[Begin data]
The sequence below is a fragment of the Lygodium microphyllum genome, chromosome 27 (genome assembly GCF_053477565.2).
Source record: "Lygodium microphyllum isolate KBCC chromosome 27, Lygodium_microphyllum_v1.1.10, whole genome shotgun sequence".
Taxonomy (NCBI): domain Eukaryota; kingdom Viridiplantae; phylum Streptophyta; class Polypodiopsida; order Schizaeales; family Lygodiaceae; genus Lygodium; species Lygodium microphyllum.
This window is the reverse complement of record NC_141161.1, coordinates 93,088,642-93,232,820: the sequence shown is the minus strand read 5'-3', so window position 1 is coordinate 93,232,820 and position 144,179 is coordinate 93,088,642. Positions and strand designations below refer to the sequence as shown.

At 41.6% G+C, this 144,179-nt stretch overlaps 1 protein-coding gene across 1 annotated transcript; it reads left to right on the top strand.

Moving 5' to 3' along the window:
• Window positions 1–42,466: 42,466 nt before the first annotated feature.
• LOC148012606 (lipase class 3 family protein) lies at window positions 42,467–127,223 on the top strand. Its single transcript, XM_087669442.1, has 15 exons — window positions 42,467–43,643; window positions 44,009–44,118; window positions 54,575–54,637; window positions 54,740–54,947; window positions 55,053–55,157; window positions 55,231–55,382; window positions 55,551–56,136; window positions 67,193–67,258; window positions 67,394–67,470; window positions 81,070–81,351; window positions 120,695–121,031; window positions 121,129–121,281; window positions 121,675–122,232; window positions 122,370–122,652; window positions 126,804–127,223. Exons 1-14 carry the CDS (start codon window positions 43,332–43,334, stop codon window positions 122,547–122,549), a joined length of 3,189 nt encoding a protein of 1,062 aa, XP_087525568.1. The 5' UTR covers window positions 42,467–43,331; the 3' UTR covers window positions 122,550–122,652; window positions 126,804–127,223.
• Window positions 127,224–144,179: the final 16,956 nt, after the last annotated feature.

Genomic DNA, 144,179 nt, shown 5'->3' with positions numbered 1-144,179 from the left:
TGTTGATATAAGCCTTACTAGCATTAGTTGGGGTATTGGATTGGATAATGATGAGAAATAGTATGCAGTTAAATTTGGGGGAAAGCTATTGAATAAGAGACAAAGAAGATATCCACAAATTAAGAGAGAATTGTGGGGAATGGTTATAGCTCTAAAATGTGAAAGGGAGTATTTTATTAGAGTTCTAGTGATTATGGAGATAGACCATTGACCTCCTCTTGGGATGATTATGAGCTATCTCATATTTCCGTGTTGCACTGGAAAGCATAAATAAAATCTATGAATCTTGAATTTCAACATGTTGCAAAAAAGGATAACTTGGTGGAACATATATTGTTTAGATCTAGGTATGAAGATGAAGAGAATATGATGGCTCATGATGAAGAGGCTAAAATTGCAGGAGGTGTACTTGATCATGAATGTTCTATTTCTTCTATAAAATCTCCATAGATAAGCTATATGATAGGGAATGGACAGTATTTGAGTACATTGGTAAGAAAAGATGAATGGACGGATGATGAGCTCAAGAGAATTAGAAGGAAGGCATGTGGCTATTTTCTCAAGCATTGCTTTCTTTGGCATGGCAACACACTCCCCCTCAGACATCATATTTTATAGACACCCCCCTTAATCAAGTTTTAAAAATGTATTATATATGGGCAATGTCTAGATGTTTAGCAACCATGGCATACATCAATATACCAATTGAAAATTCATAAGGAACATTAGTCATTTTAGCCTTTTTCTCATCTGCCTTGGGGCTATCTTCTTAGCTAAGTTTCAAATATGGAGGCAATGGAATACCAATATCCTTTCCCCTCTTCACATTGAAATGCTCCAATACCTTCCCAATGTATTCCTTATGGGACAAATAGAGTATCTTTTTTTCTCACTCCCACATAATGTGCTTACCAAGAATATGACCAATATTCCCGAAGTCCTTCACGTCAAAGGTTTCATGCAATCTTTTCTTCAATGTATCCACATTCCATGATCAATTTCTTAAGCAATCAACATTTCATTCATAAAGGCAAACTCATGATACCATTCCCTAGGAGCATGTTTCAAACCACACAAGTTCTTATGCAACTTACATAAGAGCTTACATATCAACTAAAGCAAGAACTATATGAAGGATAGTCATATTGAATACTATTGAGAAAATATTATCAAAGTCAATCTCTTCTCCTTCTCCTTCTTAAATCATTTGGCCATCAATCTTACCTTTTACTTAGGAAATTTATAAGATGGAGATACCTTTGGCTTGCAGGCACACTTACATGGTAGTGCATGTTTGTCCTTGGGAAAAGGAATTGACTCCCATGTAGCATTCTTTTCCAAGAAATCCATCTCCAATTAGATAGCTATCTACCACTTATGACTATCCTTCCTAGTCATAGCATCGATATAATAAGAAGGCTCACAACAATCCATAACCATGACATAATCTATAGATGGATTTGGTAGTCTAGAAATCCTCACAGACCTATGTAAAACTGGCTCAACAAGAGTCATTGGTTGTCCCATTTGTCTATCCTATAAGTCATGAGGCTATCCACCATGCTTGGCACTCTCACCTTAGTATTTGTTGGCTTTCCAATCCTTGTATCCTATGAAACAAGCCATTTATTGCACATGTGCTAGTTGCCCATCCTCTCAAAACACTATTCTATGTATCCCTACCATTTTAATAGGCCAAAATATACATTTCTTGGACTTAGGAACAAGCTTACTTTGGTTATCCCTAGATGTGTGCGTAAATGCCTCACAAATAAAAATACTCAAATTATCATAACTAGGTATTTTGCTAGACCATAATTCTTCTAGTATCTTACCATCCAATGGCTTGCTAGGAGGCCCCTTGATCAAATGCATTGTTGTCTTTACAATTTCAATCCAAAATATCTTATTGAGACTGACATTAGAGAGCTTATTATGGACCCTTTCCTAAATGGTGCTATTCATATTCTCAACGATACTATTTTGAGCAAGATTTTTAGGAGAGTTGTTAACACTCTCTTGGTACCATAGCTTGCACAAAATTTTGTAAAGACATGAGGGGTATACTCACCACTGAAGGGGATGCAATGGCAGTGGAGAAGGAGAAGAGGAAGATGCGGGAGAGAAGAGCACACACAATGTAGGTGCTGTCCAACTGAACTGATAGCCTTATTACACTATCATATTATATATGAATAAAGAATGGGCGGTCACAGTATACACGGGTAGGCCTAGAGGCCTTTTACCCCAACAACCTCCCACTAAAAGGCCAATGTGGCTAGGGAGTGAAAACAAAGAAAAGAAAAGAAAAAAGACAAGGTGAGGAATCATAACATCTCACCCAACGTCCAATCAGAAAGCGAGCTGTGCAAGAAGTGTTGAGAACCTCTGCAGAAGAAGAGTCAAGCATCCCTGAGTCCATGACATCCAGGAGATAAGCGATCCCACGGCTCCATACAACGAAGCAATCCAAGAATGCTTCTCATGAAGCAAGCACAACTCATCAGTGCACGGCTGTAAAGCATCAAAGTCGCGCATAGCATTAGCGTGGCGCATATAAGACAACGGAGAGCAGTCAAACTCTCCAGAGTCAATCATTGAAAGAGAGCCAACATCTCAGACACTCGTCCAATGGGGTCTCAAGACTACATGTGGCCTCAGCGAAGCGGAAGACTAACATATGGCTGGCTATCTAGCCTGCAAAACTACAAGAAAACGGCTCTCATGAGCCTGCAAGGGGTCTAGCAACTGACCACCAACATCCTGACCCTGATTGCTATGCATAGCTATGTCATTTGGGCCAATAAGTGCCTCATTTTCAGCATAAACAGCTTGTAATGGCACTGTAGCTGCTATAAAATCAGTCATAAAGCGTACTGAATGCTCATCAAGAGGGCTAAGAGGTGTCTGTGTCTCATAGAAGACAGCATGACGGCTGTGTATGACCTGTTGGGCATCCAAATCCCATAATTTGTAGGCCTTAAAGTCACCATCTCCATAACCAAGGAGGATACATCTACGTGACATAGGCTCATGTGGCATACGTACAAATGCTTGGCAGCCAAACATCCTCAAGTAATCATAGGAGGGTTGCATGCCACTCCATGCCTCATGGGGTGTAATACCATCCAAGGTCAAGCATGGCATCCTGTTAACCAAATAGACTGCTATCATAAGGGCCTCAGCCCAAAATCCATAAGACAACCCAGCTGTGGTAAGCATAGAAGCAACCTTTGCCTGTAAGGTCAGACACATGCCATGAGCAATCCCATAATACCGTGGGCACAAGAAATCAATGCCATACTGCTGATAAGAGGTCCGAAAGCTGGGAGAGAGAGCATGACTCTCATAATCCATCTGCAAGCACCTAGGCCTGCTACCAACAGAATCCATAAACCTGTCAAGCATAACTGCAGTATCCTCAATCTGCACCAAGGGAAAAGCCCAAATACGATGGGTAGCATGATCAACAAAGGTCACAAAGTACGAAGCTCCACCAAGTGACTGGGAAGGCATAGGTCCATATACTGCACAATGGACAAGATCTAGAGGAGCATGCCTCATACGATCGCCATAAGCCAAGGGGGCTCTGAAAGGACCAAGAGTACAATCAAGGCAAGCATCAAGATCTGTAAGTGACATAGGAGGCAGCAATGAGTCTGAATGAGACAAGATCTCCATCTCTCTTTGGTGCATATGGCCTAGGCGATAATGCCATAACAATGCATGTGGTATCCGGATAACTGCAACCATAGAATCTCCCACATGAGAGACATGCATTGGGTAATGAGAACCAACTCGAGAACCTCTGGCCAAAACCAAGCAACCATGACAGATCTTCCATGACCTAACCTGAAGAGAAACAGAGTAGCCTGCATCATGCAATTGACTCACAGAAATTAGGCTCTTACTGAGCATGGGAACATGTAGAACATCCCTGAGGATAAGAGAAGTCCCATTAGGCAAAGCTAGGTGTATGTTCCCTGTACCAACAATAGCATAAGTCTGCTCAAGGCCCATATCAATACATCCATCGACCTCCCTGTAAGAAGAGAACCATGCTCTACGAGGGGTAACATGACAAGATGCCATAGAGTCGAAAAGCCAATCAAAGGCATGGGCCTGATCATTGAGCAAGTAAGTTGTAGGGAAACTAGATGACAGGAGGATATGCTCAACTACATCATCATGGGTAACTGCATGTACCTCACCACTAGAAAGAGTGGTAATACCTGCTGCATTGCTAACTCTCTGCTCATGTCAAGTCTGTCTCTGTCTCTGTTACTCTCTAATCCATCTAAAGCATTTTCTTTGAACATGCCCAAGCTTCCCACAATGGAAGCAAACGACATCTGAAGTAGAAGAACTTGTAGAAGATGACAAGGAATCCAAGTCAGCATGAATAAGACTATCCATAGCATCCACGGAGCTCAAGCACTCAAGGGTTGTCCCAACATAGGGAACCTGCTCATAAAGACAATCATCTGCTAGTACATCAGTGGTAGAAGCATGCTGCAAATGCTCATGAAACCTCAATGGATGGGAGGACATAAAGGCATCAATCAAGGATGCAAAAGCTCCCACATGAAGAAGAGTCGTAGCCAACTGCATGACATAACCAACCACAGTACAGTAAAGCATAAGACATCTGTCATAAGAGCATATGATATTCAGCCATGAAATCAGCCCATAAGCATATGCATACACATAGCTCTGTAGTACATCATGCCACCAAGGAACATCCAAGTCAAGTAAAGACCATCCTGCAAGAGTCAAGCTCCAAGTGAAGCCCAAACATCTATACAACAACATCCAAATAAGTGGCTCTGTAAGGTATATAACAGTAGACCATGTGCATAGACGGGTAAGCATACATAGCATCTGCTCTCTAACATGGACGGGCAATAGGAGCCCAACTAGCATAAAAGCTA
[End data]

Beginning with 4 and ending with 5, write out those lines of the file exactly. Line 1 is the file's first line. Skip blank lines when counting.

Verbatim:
This window is the reverse complement of record NC_141161.1, coordinates 93,088,642-93,232,820: the sequence shown is the minus strand read 5'-3', so window position 1 is coordinate 93,232,820 and position 144,179 is coordinate 93,088,642. Positions and strand designations below refer to the sequence as shown.

At 41.6% G+C, this 144,179-nt stretch overlaps 1 protein-coding gene across 1 annotated transcript; it reads left to right on the top strand.